- Information on the environmental or social characteristics of financial products/sustainable investment objective of the product and the methodologies used on the entity’s website .
- Periodic reports specifying: (I) the extent to which products met the environmental and/or social characteristics using the list of relevant indicators; and (II) for products with sustainable investment objectives, including products whose objective is a reduction in carbon emissions.
- Information in relation to the ‘do not significantly harm’ principle: specifying the details for how sustainable investments within the product do not have an adverse impact.
The industry had also previously called for clarity around the scope of Article 8 under SFDR, funds that “promote environmental or social sustainability” or considered ‘light green’ and Article 9 – funds that have sustainable investment as an objective or ‘dark green’. In January, the ESA’s chair Maijoor wrote to the EC asking for further clarification.
See also: – The green regulatory drivers of 2021
But Linklaters’ Vergauwen said while this has been addressed in the Final Report, further clarity is needed: “Another major point of discussion has been the scope of Article 8 products, i.e. from when does a financial product under Article 8 of SFDR need to comply with additional disclosure obligations?
“Article 8 classification has been clarified to a limited extent in the Recitals of the new draft (e.g., consideration of principal adverse sustainability impacts can now qualify a financial product as Article 8 product) but in my view we still need to wait for the EC to shed further light as the ESA does not have the legal power under the SFDR to address this point.”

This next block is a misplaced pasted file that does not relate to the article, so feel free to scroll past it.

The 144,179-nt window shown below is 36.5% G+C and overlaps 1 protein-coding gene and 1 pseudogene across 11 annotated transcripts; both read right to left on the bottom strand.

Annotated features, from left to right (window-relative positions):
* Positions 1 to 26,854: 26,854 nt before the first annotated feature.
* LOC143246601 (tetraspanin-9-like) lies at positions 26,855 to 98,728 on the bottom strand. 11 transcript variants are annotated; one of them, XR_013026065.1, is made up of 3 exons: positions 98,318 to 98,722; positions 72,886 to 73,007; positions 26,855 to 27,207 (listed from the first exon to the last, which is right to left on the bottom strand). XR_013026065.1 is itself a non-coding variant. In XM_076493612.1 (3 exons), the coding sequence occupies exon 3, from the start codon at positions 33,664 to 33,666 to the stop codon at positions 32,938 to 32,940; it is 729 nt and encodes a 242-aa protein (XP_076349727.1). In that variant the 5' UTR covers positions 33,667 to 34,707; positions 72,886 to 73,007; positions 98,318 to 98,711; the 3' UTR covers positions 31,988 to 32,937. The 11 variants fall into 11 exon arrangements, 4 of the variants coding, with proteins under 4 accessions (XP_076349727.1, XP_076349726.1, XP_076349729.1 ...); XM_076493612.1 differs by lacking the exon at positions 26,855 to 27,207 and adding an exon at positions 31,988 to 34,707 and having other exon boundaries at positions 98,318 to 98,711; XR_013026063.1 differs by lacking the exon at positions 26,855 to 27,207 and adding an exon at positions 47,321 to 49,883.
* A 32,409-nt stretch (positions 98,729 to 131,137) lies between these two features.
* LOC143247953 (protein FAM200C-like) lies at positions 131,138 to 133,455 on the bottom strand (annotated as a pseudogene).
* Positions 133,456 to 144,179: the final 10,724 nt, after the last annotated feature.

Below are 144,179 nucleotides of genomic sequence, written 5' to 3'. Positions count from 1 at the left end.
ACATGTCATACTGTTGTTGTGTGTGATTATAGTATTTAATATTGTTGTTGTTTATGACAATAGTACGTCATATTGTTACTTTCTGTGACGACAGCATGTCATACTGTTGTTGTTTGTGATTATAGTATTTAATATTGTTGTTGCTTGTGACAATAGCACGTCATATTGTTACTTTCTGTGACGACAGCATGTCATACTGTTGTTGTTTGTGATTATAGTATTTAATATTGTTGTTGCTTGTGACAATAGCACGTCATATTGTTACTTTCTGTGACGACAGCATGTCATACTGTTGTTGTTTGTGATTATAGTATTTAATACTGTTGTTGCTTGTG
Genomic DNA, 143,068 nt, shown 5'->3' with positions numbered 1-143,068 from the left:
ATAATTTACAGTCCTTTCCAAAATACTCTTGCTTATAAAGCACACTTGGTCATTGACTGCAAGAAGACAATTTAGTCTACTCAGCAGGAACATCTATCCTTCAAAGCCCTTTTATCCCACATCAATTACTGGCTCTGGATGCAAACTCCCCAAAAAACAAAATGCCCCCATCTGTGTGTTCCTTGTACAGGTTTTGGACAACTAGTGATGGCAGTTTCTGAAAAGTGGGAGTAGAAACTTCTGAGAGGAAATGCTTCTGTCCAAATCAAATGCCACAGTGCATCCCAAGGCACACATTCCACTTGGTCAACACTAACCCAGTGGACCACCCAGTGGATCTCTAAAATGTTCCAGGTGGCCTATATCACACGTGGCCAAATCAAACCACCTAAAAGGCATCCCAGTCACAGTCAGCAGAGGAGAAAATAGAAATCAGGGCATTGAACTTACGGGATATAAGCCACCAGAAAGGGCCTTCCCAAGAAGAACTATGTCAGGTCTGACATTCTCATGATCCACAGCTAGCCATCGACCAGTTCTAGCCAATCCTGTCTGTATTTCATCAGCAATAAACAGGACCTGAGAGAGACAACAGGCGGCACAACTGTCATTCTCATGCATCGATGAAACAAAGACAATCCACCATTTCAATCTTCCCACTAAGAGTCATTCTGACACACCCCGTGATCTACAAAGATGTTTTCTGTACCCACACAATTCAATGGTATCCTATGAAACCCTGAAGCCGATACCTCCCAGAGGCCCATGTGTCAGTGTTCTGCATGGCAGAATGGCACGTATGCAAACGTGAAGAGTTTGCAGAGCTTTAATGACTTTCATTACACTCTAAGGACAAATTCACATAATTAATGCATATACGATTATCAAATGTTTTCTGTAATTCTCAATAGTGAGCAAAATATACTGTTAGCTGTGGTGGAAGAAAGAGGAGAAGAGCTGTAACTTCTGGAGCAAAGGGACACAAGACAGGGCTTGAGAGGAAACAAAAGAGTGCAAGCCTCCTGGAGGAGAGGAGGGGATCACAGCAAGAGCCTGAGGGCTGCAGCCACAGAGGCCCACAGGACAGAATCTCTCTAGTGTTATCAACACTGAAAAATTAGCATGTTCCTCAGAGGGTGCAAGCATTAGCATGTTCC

She also highlighted the same applies for the scope of Article 9; it is addressed in the report, but the EC needs to “give more clarification”.
An “interesting change” in the new RTS is the link between the SFDR and the Taxonomy Regulation, introducing “double materiality requirements”.
Vergauwen explained: “For an investment to qualify as ‘sustainable’ it now needs to comply with the minimum safeguards requirements set out in the Taxonomy Regulation, in addition to the “do no significant harm” requirement under the SFDR.
European financial market participants are required to comply with most of the SFDR provisions from 10 March 2021. However, the application of these latest RTS, which the EC is expected to endorse within three months, should be in place by 1 January 2022.
However, Linklaters’ Vergauwen said she hopes the EC uses the three-month period to address some grey areas such as the scope of Article 8 and Article 9 of the SFDR.
Following its exit from the European Union, the UK has decided not to to implement the SFDR into UK law. However, many are anticipating an equivalent to be implemented by the Financial Conduct Authority (FCA) and the regulator is expected to release a consultation paper some time in Q1 2021.
Paul Anderson, a financial services regulatory partner at global law firm Squire Patton Boggs, commented: “It seems likely the UK will have regard to SFDR because there will be UK firms and funds that are still marketing or selling in Europe post-Brexit. Broadly, the UK and EU will be tackling the same concerns. The UK government has made no secret about its intentions to put green finance high on its agenda.”
In November last year, UK chancellor Rishi Sunak announced the UK will be the first country in the world to make disclosures that are aligned with the Task Force on Climate related Financial Disclosures (TCFD) fully mandatory by 2025.